top of page
  • Writer's pictureHila

Shuk Salad

Updated: Feb 21, 2022

Growing up in the small town of Rehovot, I often joined my mom on her trip to the local shuk (open-air market). She would speed walk along the market paths, running back and forwards from one stall to another, greeting the vendors (she knew many of them by name), comparing the freshness and prices of goods. For me it was such a sensual experience with the hassle, the crowd, the selection of goods, the smells, and the vendors shouting aloud, showing off their offerings and competing for the shopper’s attention.

Later that day, in the small kitchen of our quiet apartment, we would prepare a vibrant, colorful, and flavorful salad using all the seasonal vegetables we brought with us from the market.

To this day, this salad (you may call it Israeli salad, Arabic salad, or chopped salad) is always present on our dining table, at any meal of the day, though it changes frequently depending on what vegetables are in season, what we have left in the fridge, what might grow in our garden, and what’s in our pantry (za’atar? Nuts? Seeds?). Fattoush salad, for instance, is a version of shuk salad with the addition of toasted leftovers pita, served with ground sumac (a spice). Some people prefer not to season the shuk salad at all, and instead dress it with liquid tahini sauce, and others like to top their shuk salad with dukkah (a nut, seed, and spice mix). Consider the recipe below a rough suggestion for the flavor profile, but there aren’t really any rules. For a classic salad, chop the vegetable dak-dak (Hebrew for “very fine” also mean evenly) into quarter-inch, season with freshly squeezed lemon juice, olive oil, salt, and pepper. betei’avon ve livriut! (Hebrew for Bon appetite and to good health)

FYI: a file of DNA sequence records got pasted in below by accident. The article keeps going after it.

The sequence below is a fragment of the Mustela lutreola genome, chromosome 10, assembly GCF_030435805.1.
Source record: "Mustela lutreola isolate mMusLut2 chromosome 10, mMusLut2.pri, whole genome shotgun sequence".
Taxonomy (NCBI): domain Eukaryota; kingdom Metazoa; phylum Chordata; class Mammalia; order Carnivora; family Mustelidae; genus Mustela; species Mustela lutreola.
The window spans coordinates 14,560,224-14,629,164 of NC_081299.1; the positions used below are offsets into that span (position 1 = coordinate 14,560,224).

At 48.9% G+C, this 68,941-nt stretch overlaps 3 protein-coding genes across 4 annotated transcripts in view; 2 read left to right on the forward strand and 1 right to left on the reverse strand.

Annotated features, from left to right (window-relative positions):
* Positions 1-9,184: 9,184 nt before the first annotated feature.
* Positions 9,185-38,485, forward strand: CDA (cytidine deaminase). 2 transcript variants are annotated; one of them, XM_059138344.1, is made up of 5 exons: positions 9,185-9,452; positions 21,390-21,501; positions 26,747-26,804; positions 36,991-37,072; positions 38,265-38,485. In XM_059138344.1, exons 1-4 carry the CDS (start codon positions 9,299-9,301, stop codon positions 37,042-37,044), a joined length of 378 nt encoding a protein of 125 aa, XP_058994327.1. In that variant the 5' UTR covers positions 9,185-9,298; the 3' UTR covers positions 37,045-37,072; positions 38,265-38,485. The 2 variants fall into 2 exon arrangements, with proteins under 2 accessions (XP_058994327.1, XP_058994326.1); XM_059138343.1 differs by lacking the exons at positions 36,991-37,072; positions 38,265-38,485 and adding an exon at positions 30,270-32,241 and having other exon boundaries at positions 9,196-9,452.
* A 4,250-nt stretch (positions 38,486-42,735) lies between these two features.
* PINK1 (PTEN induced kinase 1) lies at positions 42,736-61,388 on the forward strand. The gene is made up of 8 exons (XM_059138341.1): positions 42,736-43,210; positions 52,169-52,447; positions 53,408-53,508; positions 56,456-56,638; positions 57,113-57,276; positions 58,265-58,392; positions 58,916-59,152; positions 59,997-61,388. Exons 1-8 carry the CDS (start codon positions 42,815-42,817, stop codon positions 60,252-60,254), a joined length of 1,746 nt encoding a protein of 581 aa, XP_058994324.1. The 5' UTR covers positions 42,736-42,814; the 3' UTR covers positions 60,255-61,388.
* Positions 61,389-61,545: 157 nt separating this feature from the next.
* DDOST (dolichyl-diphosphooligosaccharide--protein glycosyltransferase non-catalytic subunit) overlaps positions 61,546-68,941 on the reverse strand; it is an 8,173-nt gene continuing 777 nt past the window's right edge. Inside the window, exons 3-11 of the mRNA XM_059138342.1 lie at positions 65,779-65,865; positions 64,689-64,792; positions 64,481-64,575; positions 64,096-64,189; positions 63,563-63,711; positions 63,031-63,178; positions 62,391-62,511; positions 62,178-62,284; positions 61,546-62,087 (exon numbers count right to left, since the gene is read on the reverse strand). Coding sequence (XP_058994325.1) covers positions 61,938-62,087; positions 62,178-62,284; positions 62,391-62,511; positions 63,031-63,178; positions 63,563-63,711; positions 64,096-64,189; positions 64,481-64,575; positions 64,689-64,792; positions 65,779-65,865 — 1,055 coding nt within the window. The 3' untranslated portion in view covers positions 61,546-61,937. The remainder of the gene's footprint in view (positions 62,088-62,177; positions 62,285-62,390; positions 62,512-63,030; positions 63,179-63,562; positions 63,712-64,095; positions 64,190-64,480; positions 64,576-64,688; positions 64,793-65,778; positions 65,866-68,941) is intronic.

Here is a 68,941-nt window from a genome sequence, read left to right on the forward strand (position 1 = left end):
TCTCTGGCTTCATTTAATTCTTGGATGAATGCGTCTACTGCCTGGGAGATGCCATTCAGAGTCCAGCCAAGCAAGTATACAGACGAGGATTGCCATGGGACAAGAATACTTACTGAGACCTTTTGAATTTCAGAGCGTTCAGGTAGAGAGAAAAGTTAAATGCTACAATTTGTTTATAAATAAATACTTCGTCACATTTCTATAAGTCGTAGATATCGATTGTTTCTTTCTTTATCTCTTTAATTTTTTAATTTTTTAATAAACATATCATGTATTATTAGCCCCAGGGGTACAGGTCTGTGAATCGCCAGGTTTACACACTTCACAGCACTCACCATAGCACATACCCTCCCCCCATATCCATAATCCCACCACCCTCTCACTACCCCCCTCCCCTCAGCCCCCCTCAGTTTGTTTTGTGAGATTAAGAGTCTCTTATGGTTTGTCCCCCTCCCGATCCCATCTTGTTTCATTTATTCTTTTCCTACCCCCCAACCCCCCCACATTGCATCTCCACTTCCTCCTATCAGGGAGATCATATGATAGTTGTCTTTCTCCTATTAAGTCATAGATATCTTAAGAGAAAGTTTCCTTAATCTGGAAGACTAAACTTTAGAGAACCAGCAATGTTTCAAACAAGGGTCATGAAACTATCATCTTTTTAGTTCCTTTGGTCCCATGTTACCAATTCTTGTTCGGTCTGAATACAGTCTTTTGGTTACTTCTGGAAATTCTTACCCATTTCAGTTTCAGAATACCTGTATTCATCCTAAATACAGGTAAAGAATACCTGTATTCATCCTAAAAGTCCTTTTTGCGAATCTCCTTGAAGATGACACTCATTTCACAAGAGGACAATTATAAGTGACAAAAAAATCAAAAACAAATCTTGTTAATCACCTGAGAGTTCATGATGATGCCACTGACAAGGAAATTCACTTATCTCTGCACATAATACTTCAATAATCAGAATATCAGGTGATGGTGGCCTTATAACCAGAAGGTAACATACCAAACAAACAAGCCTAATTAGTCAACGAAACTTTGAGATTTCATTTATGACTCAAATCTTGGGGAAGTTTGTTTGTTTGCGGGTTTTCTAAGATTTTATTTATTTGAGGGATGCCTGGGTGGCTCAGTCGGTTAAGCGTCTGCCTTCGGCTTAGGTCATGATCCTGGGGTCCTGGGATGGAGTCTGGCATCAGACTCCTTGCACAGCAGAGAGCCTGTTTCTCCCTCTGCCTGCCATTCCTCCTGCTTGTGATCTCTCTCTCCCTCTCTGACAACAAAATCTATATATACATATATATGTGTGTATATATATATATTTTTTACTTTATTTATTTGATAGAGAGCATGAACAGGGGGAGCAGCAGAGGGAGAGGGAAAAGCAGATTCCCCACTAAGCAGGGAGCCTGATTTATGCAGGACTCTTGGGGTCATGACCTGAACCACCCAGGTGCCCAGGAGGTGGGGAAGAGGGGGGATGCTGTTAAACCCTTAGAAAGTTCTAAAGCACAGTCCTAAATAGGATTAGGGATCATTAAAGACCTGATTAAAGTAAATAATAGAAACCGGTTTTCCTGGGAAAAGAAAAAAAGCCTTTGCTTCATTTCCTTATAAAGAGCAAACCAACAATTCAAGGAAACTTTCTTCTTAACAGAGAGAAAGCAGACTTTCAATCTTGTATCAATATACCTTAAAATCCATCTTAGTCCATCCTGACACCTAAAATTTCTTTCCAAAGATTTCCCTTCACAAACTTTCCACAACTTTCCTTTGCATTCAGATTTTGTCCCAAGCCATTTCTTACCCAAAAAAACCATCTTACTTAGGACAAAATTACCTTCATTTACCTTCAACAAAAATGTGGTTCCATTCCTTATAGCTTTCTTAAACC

Serves 4


  • 2 cucumbers (peel cucumbers only if the skin is thick and bitter)

  • 2 tomatoes

  • 1 bell pepper (orange/yellow/red, or a combo)

  • 1 small onion (yellow, or purple)

  • 2 Radishes

  • 2 leaves of Romanian lettuce (or any other lettuce)

  • 2 tablespoon fresh parsley, stem removed, chopped

  • 2 tablespoons fresh lemon juice

  • 2 tablespoon olive oil

  • Kosher salt and ground pepper (about ¼ teaspoon of each)


  1. Finley chopped all vegetables into quarter-inch and transfer to a serving bowl.

  2. Toss with olive oil, lemon juice, salt, and pepper. Mix till vegetables are well coated.


Serve this salad right away. If you must chop it ahead of time, keep the tomatoes in a separate bowl. Just before ready to serve drain excess liquid and mix with all other chopped vegetables, and toss with seasoning.

464 views0 comments

Recent Posts

See All
bottom of page